Other series have reported a correlation of radiographic and pathologic complete response. Robbins et al8 analyzed 54 patients with advanced head and neck cancer who underwent neck dissection for evidence of persistent neck disease limited to a single level after combined intra-arterial chemotherapy and radiation. Their data demonstrated pathologically positive neck disease limited only to those neck levels that remained clinically positive by CT imaging in 52 of 54 patients (96.3%).

The above data, plus those included in this current report, suggest that radiographic residual neck disease should be dissected and that radiographically negative neck levels are unlikely to harbor disease. Although both the present data set and that of Robbins et al8 used CT imaging for restaging, considerable evidence has emerged in favor of positron-emission tomography (PET)9 or PET-CT.10-11 To the contrary, some have argued that PET adds little to CT.12 The relative merits of these modalities are beyond the scope of this article, but based on our and those of others, it appears that in centers where PET is unavailable or not used routinely, CT may be adequate to help surgeons decide whether or not to perform a post-CRT neck dissection.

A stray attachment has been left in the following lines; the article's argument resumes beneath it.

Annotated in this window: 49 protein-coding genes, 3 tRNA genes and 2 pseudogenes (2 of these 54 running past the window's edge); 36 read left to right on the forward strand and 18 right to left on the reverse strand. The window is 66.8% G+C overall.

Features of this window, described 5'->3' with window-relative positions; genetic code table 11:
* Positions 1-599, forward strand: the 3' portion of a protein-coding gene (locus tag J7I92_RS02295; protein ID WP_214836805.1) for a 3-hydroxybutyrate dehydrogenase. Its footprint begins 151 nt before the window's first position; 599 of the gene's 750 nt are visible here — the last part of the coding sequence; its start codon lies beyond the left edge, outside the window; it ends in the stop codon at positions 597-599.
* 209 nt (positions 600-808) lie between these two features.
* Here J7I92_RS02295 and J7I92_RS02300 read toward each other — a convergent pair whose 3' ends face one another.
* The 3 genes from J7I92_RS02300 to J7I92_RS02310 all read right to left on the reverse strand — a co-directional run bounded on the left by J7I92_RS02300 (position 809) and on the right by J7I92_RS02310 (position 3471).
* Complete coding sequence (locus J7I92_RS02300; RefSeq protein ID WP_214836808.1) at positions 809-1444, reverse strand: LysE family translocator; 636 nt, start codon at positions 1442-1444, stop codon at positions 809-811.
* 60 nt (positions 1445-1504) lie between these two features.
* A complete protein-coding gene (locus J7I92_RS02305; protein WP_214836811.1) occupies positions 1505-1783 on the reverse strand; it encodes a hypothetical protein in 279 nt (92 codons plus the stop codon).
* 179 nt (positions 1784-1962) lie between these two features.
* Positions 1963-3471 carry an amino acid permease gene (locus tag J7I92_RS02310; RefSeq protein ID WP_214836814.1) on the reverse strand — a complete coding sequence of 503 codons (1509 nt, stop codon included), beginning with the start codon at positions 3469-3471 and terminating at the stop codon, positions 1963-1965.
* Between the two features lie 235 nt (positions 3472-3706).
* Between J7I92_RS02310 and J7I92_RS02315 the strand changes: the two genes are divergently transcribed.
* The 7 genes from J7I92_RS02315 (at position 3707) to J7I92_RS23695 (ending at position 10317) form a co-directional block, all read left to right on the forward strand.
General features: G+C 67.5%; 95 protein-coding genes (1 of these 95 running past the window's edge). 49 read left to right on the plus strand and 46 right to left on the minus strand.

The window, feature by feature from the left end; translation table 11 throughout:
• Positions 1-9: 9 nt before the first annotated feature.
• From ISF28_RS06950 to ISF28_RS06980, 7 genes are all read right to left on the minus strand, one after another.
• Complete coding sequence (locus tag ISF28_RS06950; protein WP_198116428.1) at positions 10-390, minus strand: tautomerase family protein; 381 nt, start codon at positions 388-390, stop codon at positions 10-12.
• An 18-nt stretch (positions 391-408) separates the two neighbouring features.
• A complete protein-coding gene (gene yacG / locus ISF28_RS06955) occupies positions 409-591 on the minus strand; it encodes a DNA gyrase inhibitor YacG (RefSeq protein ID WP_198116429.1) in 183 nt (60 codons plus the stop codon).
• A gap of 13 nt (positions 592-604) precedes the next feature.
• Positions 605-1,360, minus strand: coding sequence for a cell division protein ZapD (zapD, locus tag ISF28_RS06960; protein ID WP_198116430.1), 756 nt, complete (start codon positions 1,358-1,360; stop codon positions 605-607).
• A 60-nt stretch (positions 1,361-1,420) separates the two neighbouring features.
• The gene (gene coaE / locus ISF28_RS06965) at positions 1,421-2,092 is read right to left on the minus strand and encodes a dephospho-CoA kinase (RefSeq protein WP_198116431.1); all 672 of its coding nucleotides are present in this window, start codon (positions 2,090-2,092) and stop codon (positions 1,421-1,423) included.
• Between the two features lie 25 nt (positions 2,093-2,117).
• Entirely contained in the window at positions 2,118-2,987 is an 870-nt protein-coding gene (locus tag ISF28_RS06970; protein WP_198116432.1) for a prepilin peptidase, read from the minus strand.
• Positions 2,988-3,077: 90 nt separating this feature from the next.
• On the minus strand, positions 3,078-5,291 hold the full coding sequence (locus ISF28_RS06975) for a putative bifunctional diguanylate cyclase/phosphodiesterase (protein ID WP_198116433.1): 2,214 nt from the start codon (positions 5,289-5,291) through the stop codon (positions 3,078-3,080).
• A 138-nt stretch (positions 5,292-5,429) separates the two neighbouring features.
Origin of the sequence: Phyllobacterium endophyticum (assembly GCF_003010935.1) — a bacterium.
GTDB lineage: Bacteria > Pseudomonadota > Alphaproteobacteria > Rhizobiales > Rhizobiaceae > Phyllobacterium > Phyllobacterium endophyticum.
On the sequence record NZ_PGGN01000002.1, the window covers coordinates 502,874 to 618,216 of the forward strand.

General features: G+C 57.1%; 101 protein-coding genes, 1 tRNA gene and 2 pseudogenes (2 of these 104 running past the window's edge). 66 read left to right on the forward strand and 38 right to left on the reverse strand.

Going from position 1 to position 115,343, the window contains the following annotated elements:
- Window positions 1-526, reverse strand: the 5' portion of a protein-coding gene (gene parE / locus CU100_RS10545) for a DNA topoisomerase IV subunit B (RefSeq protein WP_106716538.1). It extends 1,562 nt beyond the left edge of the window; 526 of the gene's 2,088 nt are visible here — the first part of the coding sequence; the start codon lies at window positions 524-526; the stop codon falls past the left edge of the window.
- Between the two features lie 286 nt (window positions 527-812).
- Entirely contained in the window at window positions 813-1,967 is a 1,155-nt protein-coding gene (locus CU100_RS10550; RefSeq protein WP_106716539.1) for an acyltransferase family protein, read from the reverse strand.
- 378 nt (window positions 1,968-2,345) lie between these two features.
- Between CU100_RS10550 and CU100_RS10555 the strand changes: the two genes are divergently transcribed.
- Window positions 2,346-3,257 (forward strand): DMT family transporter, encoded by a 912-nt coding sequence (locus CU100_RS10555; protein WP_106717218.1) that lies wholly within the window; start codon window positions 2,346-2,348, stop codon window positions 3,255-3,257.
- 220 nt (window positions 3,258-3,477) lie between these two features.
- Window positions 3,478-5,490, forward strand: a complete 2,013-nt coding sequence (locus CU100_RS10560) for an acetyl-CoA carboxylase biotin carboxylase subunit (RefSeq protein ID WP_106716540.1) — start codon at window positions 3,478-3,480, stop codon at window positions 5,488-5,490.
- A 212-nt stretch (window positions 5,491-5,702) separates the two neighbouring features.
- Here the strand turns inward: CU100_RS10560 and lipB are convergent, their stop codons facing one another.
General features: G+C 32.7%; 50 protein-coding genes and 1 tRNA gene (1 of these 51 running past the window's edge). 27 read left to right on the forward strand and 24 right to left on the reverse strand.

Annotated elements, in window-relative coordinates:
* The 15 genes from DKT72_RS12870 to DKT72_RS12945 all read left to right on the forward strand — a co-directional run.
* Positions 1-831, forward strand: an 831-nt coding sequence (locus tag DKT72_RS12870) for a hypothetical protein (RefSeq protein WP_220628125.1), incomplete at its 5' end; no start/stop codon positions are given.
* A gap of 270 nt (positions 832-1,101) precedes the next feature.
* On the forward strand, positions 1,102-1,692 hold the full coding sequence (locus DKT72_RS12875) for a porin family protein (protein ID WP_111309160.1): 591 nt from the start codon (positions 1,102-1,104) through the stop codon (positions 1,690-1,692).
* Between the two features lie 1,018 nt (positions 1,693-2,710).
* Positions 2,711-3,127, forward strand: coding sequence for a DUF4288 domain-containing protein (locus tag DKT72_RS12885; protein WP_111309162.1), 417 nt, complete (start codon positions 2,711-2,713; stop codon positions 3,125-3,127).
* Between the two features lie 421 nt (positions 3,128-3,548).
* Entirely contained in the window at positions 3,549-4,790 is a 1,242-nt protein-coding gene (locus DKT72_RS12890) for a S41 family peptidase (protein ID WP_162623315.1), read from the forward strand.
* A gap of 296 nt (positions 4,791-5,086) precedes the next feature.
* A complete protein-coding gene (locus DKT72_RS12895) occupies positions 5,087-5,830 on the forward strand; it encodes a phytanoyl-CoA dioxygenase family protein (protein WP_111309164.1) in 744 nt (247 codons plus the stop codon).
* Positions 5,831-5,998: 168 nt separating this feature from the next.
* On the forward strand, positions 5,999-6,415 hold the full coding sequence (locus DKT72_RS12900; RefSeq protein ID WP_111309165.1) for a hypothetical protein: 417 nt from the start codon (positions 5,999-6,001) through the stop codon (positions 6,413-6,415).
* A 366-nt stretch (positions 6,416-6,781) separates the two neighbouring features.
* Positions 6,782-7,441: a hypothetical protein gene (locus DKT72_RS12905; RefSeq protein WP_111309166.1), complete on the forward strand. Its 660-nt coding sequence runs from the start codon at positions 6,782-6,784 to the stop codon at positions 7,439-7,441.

Our data also suggest that a neck dissection limited to levels of radiographic involvement (ie, superselective neck dissection) constitutes adequate therapy following CRT. This concept was first suggested by Robbins et al.8 In their series, of the 2 patients whose CT scans failed to predict residual neck disease, 1 had neck disease in a contiguous level, which prompted the argument that it would have been discovered at the time of surgery, and which leaves only 1 patient for whom superselective neck dissection would have been inadequate. Robbins et al also reported that 100% of the radiographically positive neck disease was pathologically positive. Our data support this assertion because no patient was found to have disease other than at radiographically evident levels.

In a review article on management of the neck following radiation, Medina et al13 summarized what has remained otherwise unpublished data on 55 patients who underwent neck dissection for clinically or radiologically residual disease in the neck following radiation with or without chemotherapy. The full details with regard to neck level positivity were not reported, but all 5 patients with disease limited to level II on restaging had no pathologically positive disease beyond level II. Data were less convincing for patients with disease in multiple levels on posttherapy restaging, with 2 of those 10 patients having disease beyond that predicted by restaging. However, it is possible that not all of these patients were restaged radiographically. Overall, the yield of pathologically viable-appearing disease in the neck dissection specimens was 27%. Based on this data, Medina et al argued that disease limited to level II may be appropriate for superselective neck dissection.